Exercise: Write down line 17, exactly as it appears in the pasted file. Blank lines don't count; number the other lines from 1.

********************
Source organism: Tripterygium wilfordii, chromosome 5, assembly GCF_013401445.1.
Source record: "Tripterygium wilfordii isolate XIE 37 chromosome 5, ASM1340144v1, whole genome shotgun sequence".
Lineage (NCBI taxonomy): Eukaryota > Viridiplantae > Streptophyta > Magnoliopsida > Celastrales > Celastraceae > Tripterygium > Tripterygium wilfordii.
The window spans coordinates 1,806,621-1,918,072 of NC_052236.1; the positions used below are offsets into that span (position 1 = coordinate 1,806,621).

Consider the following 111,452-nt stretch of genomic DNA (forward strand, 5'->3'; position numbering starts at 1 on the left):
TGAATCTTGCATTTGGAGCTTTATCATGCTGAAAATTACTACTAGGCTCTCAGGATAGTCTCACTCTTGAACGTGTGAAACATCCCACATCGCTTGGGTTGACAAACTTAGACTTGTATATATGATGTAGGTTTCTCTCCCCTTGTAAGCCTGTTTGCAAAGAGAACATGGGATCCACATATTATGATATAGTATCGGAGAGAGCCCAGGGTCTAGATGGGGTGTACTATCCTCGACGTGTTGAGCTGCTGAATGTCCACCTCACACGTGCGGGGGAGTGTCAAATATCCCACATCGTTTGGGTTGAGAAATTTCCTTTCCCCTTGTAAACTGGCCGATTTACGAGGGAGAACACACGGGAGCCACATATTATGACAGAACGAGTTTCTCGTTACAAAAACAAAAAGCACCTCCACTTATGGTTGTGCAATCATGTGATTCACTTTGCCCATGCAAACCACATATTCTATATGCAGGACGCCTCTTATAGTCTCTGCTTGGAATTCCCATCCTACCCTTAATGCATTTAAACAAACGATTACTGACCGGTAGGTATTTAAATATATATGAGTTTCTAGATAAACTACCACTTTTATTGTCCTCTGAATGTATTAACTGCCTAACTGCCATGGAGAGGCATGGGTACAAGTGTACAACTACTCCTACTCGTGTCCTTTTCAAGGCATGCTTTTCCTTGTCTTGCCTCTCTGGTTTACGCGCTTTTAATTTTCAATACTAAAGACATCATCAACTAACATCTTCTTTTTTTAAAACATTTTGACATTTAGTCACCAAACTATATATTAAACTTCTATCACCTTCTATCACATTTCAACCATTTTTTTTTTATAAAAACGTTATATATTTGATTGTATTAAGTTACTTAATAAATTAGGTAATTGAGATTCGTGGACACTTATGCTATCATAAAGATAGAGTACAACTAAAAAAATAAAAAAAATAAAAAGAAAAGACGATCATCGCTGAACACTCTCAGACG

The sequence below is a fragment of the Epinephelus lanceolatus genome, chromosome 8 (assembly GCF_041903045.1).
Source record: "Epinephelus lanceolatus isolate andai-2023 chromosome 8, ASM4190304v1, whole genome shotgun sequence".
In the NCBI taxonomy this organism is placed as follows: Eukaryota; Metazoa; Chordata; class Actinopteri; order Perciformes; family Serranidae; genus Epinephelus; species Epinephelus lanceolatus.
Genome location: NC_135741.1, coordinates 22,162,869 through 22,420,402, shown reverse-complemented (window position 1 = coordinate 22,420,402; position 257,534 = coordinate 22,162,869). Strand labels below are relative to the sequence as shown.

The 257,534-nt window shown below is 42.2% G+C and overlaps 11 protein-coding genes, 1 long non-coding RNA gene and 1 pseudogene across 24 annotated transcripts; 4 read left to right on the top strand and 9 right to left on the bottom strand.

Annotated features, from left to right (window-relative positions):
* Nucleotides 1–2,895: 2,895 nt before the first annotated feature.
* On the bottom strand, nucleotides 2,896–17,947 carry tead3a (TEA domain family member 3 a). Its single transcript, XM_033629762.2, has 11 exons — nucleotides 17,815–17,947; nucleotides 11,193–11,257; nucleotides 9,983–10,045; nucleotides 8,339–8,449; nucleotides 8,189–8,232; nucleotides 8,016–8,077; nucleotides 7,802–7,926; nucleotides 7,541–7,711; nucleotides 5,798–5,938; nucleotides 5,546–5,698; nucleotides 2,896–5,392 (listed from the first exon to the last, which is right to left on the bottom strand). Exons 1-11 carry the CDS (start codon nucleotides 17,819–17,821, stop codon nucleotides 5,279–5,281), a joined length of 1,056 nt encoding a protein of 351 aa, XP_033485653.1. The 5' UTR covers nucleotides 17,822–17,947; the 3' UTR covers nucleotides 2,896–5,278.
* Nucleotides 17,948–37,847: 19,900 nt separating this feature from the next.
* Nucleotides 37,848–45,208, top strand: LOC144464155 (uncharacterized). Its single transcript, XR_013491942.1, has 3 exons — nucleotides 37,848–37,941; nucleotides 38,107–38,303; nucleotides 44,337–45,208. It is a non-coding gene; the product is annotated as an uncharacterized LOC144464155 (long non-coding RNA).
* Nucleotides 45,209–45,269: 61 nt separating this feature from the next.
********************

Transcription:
* Nucleotides 45,209–45,269: 61 nt separating this feature from the next.